Women on submarines


New Debate on Submarine Duty for Women
New York Times, 1999-11-15


It [a recommendation by DACOWITS]
has highlighted a significant rift between
the Navy’s civilian leadership,
including Richard Danzig, the secretary of the Navy,
and some of its senior officers.

In a speech to the Naval Submarine League last summer,
Mr. Danzig signaled support for integrating the submarine fleet,
but in the controversy over his remarks he retreated.
He warned in the speech that the “submarine community” --
a tightly knit cadre of crew members and officers --
risked becoming dangerously out of touch with society
if it did not adapt to include women, as well as more minority submariners.

“The most Narcissus-like thing
about creating something in your own image,
about being in love with your own image,” he said,
“is the continued and continuous existence of this segment of the Navy
a white male preserve.”

But here in Norfolk, home port for the Navy’s Atlantic Fleet
and 12 of its 57 nuclear-powered attack submarines,
the “white male preserve” has been largely unmoved by Mr. Danzig’s concerns
and the committee’s recommendations.
To them, the experience of spending weeks submerged
in tense, claustrophobic conditions,
with little space and no privacy,
makes the introduction of women virtually unthinkable.

“I only know one way, the way I was brought up,” said Cmdr. James G. Foggo 3rd,
the commanding officer of the attack submarine Oklahoma City.
“I’ve been doing this for 18 years, and it works well.”

Mr. Danzig’s aides insist that
he merely hoped to start a debate with his remarks last summer,
not impose a change,
but no sooner had he delivered the speech
than the Navy’s top admiral, Jay L. Johnson, flatly rejected the idea.
“For us, for me as chief of naval operations, I do not intend to change,”
he said.


“In addition to personnel stress inherent in all combat vessels,
submarine crews must endure long periods of submerged operations,
unrelenting crowding, lack of privacy,
infrequent communications with family and the outside world,
no ability even to go topside for fresh air and a view,”
a 1995 assessment by the Navy said.
That report also cited a higher incidence of health problems with women.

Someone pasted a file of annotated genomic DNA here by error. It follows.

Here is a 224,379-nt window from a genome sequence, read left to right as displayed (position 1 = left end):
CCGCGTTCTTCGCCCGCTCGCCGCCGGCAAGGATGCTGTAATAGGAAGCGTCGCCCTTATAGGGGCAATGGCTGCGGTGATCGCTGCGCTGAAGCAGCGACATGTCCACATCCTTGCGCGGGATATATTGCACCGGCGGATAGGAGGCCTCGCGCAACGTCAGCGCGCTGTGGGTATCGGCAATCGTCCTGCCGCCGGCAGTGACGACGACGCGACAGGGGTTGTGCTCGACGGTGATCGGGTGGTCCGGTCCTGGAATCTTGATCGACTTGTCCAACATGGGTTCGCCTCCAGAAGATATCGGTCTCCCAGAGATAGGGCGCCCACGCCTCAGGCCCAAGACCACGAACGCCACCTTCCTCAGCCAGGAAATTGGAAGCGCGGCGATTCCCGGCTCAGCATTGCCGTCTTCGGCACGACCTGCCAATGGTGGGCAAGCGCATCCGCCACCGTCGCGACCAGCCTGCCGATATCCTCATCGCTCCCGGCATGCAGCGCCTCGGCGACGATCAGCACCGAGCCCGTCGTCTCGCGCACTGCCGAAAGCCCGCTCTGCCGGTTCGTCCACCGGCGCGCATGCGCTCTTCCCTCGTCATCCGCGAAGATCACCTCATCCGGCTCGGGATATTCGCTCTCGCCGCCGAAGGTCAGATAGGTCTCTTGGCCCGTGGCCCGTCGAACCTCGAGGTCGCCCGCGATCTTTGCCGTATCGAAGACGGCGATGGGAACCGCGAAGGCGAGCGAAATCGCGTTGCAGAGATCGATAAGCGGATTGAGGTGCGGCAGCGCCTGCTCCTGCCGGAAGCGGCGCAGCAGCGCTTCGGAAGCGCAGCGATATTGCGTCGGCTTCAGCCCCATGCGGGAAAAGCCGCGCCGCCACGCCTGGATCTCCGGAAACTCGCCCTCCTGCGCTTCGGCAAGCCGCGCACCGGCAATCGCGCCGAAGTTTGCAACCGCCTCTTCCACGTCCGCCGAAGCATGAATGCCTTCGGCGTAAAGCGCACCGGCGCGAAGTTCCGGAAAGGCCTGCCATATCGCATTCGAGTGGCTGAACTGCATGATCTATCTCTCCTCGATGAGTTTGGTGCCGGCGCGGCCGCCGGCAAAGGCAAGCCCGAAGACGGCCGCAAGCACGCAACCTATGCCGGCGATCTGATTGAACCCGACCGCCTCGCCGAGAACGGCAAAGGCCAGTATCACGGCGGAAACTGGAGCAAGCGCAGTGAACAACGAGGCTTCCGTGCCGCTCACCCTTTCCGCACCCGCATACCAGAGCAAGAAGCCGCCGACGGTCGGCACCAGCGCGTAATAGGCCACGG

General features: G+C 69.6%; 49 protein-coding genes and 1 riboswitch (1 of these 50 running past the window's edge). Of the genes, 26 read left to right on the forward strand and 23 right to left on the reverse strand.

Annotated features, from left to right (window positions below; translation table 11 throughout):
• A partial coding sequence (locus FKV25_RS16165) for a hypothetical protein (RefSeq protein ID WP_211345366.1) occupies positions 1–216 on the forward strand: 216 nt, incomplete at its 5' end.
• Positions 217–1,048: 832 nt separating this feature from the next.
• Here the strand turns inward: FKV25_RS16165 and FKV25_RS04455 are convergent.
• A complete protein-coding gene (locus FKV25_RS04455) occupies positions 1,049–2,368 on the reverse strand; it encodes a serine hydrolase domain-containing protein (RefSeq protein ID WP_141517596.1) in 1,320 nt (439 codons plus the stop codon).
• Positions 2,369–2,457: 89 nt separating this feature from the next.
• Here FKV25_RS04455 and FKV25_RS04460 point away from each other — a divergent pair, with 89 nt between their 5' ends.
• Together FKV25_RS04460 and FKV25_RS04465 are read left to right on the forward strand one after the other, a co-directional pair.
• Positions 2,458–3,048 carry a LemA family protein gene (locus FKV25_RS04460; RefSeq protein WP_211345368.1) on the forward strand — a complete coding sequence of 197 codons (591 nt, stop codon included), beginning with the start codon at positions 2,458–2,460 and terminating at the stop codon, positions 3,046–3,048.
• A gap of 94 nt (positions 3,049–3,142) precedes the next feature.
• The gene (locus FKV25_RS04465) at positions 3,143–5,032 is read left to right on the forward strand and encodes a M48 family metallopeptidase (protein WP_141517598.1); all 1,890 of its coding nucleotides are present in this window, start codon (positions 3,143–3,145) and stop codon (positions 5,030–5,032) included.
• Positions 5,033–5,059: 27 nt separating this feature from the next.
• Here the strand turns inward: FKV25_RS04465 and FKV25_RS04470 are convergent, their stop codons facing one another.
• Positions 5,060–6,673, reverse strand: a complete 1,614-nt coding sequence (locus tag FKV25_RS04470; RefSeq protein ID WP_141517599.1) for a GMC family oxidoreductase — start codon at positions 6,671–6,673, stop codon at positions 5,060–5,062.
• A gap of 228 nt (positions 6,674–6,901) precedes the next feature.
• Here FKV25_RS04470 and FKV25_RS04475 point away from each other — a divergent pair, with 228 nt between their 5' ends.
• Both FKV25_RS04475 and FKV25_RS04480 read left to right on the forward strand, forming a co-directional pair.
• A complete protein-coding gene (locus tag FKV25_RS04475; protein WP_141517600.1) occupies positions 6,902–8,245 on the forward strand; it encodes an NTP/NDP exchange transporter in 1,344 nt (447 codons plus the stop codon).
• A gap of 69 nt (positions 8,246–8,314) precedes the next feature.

Others dismiss those concerns.
“It is ludicrous to say the living conditions and psychological conditions
have more of an impact on women than on men,”
said Ms. Wamsley, the deputy chief of police in Commerce City, Colo.

But even proponents concede that
submarines pose unique challenges for integration,
all of which were evident aboard the Oklahoma City,
whose crew was preparing to head to sea on Monday.

At 360 feet long, tip to tip, the submarine seemed impossibly crowded,
even without its full crew.
The Los Angeles class of submarines was built in the 1980’s for a crew of 108;
with additions like Tomahawk cruise missiles that require additional personnel,
the Oklahoma City now has 145.

Passageways are so narrow that crew members have to turn sideways
to pass one another, chest to chest.
The enlisted men share two bathrooms
and sleep stacked three deep
in racks small enough to make turning over problematic.

When at sea, the lowest-ranking crew members have to share bunks,
sleeping in shifts.
To minimize that unpopular practice,
the submarine has installed mattresses in its torpedo room.
Only the commander and executive officer have private rooms,
each no bigger than a closet.

“The thing about submarines is space is a commodity,”
Commander Foggo said, sitting in the officers’ ward room,
which serves as dining hall, conference room, chapel
and, in case of medical emergencies, operating room.

Capt. Michael C. Tracy, chief of staff for the Atlantic fleet,
said the constraints complicated the integration of women.
Making submarines bigger would limit their speed and maneuverability,
he said.
Squeezing in additional bunks would mean losing something else, like weapons.


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